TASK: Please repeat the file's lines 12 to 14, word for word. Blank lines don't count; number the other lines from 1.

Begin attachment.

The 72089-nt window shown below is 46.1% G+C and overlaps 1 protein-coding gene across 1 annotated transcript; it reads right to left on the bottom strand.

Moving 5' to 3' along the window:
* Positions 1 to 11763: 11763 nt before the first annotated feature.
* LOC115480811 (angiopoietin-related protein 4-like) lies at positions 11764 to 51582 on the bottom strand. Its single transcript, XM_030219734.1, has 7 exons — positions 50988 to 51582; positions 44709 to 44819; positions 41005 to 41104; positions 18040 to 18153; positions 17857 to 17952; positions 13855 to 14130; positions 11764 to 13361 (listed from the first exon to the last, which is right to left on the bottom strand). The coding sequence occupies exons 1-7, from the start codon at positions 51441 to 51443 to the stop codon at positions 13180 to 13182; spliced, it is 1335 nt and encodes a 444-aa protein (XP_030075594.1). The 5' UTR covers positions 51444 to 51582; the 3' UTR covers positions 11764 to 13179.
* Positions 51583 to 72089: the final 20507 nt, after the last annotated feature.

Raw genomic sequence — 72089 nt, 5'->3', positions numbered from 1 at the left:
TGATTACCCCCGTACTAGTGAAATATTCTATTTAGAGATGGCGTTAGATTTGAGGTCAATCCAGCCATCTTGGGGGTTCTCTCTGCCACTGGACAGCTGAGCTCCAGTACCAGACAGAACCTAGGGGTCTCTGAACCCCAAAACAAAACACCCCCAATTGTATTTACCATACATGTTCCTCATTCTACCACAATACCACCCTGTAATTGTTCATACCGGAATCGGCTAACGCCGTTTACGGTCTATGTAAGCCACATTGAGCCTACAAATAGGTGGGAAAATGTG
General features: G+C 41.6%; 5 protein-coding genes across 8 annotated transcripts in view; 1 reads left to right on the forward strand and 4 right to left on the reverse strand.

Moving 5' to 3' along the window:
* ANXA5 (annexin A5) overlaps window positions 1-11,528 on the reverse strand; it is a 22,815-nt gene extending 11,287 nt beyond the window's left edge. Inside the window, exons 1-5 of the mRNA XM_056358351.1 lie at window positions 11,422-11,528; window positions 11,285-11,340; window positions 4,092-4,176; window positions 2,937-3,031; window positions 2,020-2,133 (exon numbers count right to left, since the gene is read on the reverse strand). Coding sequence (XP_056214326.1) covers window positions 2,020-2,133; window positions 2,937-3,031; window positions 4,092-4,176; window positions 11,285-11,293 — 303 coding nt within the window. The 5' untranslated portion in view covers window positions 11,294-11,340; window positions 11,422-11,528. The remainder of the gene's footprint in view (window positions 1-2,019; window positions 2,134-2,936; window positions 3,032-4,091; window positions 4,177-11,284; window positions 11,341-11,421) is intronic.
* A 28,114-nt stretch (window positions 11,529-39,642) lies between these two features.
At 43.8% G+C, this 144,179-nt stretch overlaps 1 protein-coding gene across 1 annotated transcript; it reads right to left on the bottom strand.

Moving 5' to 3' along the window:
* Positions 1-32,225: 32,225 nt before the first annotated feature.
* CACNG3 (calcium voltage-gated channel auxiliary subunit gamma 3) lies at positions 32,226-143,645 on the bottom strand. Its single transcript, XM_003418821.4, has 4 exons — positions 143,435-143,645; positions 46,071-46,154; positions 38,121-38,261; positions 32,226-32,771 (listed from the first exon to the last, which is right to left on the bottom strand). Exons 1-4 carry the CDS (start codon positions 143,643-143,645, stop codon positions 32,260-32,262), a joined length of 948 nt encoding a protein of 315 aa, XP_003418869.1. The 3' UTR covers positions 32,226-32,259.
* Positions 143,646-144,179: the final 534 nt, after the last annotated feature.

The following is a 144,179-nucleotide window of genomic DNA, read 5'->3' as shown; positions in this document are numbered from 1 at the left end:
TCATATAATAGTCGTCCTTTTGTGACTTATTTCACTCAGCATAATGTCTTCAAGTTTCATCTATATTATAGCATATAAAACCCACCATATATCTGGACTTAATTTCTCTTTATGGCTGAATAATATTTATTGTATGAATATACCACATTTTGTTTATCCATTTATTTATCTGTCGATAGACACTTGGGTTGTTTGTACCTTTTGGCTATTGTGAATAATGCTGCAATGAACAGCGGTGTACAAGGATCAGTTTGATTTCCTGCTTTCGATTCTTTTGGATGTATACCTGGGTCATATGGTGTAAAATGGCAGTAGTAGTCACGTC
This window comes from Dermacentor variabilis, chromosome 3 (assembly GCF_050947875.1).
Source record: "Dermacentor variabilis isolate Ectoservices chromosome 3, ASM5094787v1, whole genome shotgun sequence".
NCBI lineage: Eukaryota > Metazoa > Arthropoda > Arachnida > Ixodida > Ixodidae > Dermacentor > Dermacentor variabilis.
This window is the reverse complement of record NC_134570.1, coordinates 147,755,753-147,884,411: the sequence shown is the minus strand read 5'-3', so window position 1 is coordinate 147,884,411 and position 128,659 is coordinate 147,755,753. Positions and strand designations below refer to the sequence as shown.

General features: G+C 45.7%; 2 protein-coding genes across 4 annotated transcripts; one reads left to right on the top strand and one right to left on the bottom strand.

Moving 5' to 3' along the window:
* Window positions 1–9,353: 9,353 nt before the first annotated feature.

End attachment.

At 43.8% G+C, this 144,179-nt stretch overlaps 1 protein-coding gene across 1 annotated transcript; it reads right to left on the bottom strand.

Moving 5' to 3' along the window:
* Positions 1-32,225: 32,225 nt before the first annotated feature.